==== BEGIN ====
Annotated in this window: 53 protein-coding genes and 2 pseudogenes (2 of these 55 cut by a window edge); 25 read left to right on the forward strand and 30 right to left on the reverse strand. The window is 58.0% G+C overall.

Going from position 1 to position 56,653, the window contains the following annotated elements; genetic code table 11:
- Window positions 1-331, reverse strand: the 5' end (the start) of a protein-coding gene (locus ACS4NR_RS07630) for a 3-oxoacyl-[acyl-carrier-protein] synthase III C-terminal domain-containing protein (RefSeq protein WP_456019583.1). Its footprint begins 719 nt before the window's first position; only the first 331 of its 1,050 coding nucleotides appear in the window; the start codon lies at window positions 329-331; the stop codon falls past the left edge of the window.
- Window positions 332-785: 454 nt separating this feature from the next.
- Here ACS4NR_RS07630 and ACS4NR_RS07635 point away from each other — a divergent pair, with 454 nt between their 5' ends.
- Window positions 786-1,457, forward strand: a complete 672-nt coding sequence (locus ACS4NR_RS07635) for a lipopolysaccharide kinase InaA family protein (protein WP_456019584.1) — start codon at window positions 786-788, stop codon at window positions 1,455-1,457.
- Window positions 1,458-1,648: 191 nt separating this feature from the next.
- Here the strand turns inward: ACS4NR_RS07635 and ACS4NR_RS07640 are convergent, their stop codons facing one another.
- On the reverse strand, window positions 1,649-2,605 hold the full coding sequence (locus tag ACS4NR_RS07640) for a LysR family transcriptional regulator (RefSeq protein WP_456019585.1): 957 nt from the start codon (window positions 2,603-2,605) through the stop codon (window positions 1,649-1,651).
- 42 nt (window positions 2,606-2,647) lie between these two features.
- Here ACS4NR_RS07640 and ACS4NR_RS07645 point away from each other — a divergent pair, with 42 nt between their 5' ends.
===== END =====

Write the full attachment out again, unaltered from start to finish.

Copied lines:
Annotated in this window: 53 protein-coding genes and 2 pseudogenes (2 of these 55 cut by a window edge); 25 read left to right on the forward strand and 30 right to left on the reverse strand. The window is 58.0% G+C overall.

Going from position 1 to position 56,653, the window contains the following annotated elements; genetic code table 11:
- Window positions 1-331, reverse strand: the 5' end (the start) of a protein-coding gene (locus ACS4NR_RS07630) for a 3-oxoacyl-[acyl-carrier-protein] synthase III C-terminal domain-containing protein (RefSeq protein WP_456019583.1). Its footprint begins 719 nt before the window's first position; only the first 331 of its 1,050 coding nucleotides appear in the window; the start codon lies at window positions 329-331; the stop codon falls past the left edge of the window.
- Window positions 332-785: 454 nt separating this feature from the next.
- Here ACS4NR_RS07630 and ACS4NR_RS07635 point away from each other — a divergent pair, with 454 nt between their 5' ends.
- Window positions 786-1,457, forward strand: a complete 672-nt coding sequence (locus ACS4NR_RS07635) for a lipopolysaccharide kinase InaA family protein (protein WP_456019584.1) — start codon at window positions 786-788, stop codon at window positions 1,455-1,457.
- Window positions 1,458-1,648: 191 nt separating this feature from the next.
- Here the strand turns inward: ACS4NR_RS07635 and ACS4NR_RS07640 are convergent, their stop codons facing one another.
- On the reverse strand, window positions 1,649-2,605 hold the full coding sequence (locus tag ACS4NR_RS07640) for a LysR family transcriptional regulator (RefSeq protein WP_456019585.1): 957 nt from the start codon (window positions 2,603-2,605) through the stop codon (window positions 1,649-1,651).
- 42 nt (window positions 2,606-2,647) lie between these two features.
- Here ACS4NR_RS07640 and ACS4NR_RS07645 point away from each other — a divergent pair, with 42 nt between their 5' ends.